Semester Start Date: 
Saturday, January 31, 2009

Projections 9: Planning for Sustainable Transportation: an International Perspective


Volume 9: Planning for Sustainable Transportation: an International Perspective


Projections, the Journal of the MIT Department of Urban Studies and Planning, focuses on the most innovative and cutting edge research in planning. Each volume is devoted to a different topic of interest to planning scholars, students, and professionals. As a peer-reviewed publication, Projections welcomes original high quality submissions at the vanguard of planning theory and practice.


Mobility Futures Collaborative

Our Mission

A research initiative that focuses on collaborative approaches, leveraging various analog and digital data collection and analysis tools, to mobilize a collective intelligence towards improved mobility conditions in a range of contexts around the world. We work with partners from around MIT and around the world, including:  Megacities Logistics Laboratory, Intelligent Transportation Lab, TransitLab, BRT COE, SMART-FM, just to name a few.  Learn more here.


Quantitative Reasoning & Statistical Methods: Syllabus and Notes

Syllabus and Orientation Notes for 11.220, Quantitative Reasoning & Statistical Methods for Planning (as taught in Spring 2011).

Gaoming Urban Planning Studio (2005)

In the spring of 2005, an urban planning studio at the Massachusetts Institute of Technology's School of Architecture and Planning examined the future of Gaoming. This studio, sponsored by the Esquel Group, is one of a series of domestic and international studios and workshops carried out by MIT's City Design and Development group. These studios investigate current urban planning and city design issues in a dynamic setting. In recent years, these studios have put forward ideas for areas and sites in Boston, Washington D.C., Chile, Singapore, England, and Spain among others. 


The Secure City: the Perception and Design of Public Space Post 9/11

The events of 9/11 and the continued fear of terrorism have caused the federal government, many cities, and private building owners to rethink issues of public accessibility, open space design and perimeter building protection.  Our public realm is changing in major and minor ways through both incremental steps and revolutionary actions.  Who is making design decisions about our public space and security?  What are the motivations for these changes?  What does the new, secure public realm of Boston look like?  Susan Silberberg explored the actors, actions, and larger histo

Broad Connections

After an unsuccessful bid to become an official Urban Main Street under the Louisiana State Main Street Program, a group of civic-minded area residents formed an ad-hoc steering committee to recruit MIT to help use post-Hurricane Katrina planning momentum to transform this vehicular thoroughfare between four vibrant neighborhoods into a new connector and destination.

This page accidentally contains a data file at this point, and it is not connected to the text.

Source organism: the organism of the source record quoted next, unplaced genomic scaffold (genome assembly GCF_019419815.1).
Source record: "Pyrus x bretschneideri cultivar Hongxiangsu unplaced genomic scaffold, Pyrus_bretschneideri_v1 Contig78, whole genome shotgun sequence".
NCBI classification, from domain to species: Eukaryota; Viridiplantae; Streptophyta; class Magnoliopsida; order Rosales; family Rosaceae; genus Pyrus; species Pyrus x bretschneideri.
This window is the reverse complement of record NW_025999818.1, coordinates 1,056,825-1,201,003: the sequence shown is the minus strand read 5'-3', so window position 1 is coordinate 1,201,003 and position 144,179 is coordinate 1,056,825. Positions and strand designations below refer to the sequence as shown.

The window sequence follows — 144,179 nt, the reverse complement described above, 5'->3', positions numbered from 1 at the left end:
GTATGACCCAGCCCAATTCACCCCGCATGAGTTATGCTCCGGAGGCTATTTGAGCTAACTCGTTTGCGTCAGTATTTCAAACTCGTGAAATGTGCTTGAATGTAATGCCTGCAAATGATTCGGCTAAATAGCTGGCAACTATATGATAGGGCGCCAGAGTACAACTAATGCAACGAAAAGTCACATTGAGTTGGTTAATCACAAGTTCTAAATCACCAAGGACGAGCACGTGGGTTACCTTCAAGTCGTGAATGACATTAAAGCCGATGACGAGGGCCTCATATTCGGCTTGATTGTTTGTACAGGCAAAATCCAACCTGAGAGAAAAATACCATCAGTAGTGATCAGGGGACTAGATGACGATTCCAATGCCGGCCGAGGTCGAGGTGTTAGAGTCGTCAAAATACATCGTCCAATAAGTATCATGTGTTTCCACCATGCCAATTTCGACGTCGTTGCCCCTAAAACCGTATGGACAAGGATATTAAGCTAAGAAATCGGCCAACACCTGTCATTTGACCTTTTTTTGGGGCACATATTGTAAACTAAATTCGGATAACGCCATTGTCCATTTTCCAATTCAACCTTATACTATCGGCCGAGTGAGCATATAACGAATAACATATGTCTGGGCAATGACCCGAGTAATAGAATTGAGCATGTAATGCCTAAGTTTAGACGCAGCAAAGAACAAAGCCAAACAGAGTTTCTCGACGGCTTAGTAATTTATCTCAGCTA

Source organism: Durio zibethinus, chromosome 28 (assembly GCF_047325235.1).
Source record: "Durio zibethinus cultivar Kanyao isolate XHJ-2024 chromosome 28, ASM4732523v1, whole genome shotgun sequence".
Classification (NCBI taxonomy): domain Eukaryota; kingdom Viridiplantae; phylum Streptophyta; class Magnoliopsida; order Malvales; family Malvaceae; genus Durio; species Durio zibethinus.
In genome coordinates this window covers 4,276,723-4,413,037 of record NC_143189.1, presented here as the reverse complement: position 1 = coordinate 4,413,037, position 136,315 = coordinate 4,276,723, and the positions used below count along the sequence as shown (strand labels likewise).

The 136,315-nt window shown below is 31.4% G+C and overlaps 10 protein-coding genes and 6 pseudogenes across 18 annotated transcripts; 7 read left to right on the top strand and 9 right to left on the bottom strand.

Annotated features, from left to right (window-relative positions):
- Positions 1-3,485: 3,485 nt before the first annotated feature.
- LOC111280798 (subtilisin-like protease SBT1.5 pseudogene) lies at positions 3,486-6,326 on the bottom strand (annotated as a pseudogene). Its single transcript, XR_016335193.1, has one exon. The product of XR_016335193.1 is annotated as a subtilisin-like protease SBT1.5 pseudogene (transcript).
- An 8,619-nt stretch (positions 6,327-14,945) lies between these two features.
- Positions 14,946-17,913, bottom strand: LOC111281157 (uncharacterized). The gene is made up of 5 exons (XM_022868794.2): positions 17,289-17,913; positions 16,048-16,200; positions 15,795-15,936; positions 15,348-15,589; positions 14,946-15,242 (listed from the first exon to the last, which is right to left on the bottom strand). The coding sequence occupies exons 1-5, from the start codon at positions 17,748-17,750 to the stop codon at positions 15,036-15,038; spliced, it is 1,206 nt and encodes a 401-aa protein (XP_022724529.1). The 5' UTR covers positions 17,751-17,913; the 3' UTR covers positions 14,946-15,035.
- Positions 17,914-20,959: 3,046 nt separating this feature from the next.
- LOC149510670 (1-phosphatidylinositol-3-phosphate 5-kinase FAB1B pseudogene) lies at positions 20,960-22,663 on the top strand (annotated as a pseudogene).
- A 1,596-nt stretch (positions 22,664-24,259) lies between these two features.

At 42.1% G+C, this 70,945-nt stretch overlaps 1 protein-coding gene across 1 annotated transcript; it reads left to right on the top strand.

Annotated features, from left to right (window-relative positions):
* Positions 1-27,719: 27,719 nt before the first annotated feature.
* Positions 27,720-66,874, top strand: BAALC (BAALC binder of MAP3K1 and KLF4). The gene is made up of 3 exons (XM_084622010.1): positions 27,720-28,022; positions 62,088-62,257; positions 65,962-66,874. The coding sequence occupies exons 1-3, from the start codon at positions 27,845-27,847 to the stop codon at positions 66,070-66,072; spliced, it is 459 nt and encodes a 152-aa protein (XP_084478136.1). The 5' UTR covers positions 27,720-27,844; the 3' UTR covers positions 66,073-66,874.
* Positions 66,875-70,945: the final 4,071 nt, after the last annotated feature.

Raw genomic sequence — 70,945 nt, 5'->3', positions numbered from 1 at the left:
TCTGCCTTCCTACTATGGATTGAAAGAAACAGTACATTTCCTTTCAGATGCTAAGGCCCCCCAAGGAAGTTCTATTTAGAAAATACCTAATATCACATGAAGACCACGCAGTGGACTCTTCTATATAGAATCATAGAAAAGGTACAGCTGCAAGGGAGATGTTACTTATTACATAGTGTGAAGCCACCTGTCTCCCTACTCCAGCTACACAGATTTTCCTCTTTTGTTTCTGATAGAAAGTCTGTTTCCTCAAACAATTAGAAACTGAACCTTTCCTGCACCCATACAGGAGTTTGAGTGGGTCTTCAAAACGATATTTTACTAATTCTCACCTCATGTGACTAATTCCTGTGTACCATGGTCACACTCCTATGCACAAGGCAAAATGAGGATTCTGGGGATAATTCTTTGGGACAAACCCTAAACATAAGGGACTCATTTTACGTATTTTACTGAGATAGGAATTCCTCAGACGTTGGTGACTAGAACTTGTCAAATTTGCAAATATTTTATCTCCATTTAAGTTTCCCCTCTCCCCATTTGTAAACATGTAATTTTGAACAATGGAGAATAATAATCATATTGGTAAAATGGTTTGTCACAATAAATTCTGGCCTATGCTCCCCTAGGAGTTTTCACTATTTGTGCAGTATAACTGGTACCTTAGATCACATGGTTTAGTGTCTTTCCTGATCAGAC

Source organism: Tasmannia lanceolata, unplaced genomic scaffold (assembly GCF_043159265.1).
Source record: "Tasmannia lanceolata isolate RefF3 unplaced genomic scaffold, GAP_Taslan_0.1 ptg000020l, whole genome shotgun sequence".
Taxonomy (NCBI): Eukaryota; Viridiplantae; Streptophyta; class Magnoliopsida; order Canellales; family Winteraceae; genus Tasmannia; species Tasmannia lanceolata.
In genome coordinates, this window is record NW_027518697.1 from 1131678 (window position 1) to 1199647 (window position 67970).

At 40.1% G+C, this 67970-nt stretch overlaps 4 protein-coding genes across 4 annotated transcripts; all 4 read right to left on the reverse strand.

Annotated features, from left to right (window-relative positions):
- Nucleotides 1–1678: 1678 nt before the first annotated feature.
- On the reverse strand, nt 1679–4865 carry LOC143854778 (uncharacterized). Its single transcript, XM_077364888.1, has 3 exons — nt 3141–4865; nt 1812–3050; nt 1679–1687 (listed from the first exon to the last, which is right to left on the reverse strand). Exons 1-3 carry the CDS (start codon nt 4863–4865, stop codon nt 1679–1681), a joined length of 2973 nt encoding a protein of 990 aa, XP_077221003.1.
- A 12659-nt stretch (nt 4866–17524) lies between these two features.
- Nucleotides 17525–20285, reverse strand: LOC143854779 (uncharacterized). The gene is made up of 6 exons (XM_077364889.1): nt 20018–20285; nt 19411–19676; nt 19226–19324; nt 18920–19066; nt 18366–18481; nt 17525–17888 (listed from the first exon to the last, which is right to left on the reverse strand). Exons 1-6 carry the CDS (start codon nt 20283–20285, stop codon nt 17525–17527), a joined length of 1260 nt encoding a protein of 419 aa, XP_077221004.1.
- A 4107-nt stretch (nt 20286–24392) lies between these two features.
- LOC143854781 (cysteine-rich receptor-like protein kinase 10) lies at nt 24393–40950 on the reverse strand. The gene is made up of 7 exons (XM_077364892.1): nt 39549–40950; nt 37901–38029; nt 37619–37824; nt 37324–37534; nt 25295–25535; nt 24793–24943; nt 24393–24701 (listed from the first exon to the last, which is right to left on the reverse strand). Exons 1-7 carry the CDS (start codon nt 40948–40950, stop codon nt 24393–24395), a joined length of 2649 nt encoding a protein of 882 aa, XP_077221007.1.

The students explored:

Boston Society of Architecture “Research in Architecture Grant” The Secure City: Design and Perception of Public Space Post 9/11

Susan Silberberg was awarded a competitive research grant from the Boston Society of Architects to investigate the design and perception of public space post 9/11.  Terrorist events have caused many cities and the federal government to rethink issues of public accessibility, open space design and perimeter building protection.  This redesign and retrofit of public space to create a secure public realm has prompted responses ranging from organized efforts to identify roles for professionals and win government design contracts, to public outrage at the changes to urban space

Waterfront Network Activation Plan for the Charlestown Navy Yard*

The Boston Redevelopment Authority sought creative solutions to activating the waterfront in a remote section of the Boston Harborwalk.

Egleston Square Inside and Out: Vision and Strategies for Neighborhood Revitalization

The Egleston Square Main Streets organization sought to support the commercial district of this vibrant and diverse community of largely Latino and African-American residents facing major obstacles in growth and livability. 

The students explored:

·       What this community comprised of over 25% of residents under the age of 16 need to thrive

Revitalizing Cleary and Logan Squares: A Report to Historic Boston, Inc.*

Historic Boston, Inc. (HBI) is a non-profit that serves as the developer of last resort for endangered Boston historic properties.  Cleary and Logan Squares in Hyde Park are part of the organization’s “Historic Neighborhood Centers” programs.  HBI partnered with the Hyde Park Main Streets organization to facilitate the creation of a neighborhood preservation and revitalization strategy.  HBI and Hyde Park Main Streets sought help in directing resources and efforts in the district. 

The students explored: